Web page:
Origins of Baudoin:
The name Baudoin started during the Dark Ages in France, in that southern region known as Languedoc. This family name was acquired from the Germanic specific name Baldwin, which is a combination of the components bald, which means bold or brave and wine, which means friend. History has changed the spelling of most surnames. During the early advancement of the French language in the Middle Ages, a person gave his version of his name, phonetically to an author, a minister, or a recorder. Some variables picked by different sections of the family name. Hence, there spelling variations of the name Baudoin, some of which include as Beaudoin, Beaudoins, Beaudouin, Beauduin, Beauduoin, Beaudiun, Beauddoin, Beauddoins, Beauddouin, Beaudduin, Beaudduoin, Beauddiun, Bodoin, Bodoins, Bodouin, Boduin, Boduoin, Bodiun, Boddoin, Boddoyn, Boddoins, Boddouin, Bodduin, Bodduoin, Boddiun, Baudoin, Baudoins, Baudouin, Bauduoin, Baudiun, Bauddoin, Bauddoins, Bauddouin, Baudduin. Baudduoin, Bauddiun, Beudoin, Beudoins, Beudouin, Beuduin, Beuduoin, Beudiun, Beuddoin, Beuddoins and much more.
More common variations are: Beaudoin, Baudouin, Baudoino, Baeudoin, Boaudoin, Baudoinw, Baudon, Badoin, Beaudouin.
The surname Baudoin first appeared in Brittany where the family held a family seat from early times.
Many of the people with surname Baudoin had moved to Ireland during the 17th century.
United States of America:
Individuals with the surname Baudoin landed in the United States in three different centuries respectively in the 17th, 18th, and 19th. Some of the people with the name Baudoin who arrived in the United States in the 17th century included Pierre Baudoin, who landed in Maine in the year 1686.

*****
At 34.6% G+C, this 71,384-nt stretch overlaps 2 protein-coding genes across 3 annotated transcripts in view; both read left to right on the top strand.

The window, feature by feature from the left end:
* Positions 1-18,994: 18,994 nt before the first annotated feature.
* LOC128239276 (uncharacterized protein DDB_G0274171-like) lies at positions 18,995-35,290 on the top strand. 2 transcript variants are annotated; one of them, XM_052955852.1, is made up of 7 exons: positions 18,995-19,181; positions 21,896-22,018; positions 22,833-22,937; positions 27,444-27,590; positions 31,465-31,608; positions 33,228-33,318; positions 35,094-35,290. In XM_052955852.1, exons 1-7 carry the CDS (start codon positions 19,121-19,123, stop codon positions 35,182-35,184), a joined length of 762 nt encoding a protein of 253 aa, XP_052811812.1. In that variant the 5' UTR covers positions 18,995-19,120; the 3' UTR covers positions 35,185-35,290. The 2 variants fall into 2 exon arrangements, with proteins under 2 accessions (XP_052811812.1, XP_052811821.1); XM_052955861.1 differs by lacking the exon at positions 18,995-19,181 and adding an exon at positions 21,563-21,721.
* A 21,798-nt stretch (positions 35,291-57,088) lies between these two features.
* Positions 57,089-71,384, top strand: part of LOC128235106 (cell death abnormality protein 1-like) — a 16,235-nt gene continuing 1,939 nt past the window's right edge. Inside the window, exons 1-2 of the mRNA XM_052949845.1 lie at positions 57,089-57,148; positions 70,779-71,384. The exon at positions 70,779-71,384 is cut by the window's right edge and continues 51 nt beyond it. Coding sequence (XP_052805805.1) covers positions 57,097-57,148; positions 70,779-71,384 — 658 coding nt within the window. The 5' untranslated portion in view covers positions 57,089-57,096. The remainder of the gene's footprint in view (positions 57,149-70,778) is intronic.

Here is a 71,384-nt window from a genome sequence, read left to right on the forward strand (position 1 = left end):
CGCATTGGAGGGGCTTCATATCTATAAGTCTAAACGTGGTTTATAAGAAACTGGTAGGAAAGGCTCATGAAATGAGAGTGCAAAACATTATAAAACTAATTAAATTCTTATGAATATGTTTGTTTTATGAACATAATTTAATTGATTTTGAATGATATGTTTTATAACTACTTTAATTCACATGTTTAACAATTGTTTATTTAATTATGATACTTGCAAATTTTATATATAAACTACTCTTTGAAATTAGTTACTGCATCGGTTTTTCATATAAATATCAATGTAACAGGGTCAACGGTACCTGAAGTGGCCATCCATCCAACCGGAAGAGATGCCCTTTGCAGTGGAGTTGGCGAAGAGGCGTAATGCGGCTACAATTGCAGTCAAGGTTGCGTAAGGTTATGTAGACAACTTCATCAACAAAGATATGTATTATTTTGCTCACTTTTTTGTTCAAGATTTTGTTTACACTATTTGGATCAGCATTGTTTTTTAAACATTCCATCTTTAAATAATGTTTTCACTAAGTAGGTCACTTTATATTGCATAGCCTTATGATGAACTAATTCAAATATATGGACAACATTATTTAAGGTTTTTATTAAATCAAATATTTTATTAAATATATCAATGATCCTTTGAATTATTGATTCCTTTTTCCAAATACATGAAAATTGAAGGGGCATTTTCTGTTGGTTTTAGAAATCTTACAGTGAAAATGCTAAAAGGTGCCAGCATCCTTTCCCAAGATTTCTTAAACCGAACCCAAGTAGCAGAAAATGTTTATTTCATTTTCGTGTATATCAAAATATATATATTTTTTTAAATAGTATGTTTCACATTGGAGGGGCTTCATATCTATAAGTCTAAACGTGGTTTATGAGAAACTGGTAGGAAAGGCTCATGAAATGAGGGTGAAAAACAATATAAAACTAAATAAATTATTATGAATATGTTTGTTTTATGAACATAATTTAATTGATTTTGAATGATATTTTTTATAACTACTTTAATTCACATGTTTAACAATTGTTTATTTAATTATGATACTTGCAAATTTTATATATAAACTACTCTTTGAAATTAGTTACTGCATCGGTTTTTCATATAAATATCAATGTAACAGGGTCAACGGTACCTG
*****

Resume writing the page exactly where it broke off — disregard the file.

The following century saw more Baudoin surnames arrive. Some of the people with the surname Baudoin who arrived in the United States in the 19th century included Edward Baudoin at the age of 17, who settled in New Orleans in the year 1823. Elsia Baudoin at the age of 9, who settled in New Orleans in the same year 1823. M. Baudoin at the age of 45, who settled in New Orleans in the year 1825.
People with the surname Baudoin who landed in the Canada in the 18th century included Jacques Baudoin, son of René and Marie Raclos who married Angelique Poisson, daughter of Francois and Marguerite Baudry in the year 1717. Jean Baudoin also called Lariviére who married Angelique Durand, daughter of Louis and Agnes Michel in 1725 and married Marie-Louise Piette, daughter of Jean-Baptiste and Louise Guignard in 1728. Joseph Baudoin, son of Francois and Andree Grenet who married Catherine Bricault, daughter of Joseph and Elisabeth Archambault in the year 1740 at Pointe-aux-Trembles. Jean-Baptiste Baudoin, son of Etienne-Joseph and Marguerite Poisson who married Josette Bigot-Duval, daughter of Jean-Baptiste and Céleste Turcot in the year 1753.
Here is the population distribution of the last name Baudoin: France 6,821; United States 1,962; Belgium 609; Bolivia 584; Netherlands 474; Switzerland 126; Chile 81; Italy 45; England 43; Portugal 37.
François Baudouin (1520–1573), also called Balduinus, was a French jurist, Christian parliamentarian, and biographer. Among the most colorful of the noted French humanists, he was respected by his contemporaries as a statesman and lawyer, even as they frowned upon his perceived inconstancy in matters of faith as he noted as a Calvinist who converted to Catholicism.
Jan Niecisław Ignacy Baudouin de Courtenay (March 1845 – November 1929) was a Polish scholar and Slavist, best known for his theory of the phoneme and phonetic alternations. For most of his life Baudouin de Courtenay worked at Imperial Russian universities like Kazan (1874–1883), Dorpat (as Tartu, Estonia was then known) (1883–1893), Kraków (1893–1899) in Austria-Hungary, and St. Petersburg (1900–1918), where he was known as (Ivan Aleksandrovich Boduen de Kurtene), and in Russia he was recognized as a Russian scientist. In 1919-1929 he was a professor at the re-established University of Warsaw in a once again independent Poland.
Paul Baudouin (December 1894 –February 1964) was a French banker who became a leader and Vichy foreign minister. He was born into a wealthy family in Paris and served as an artillery officer during The Great War in the French Army.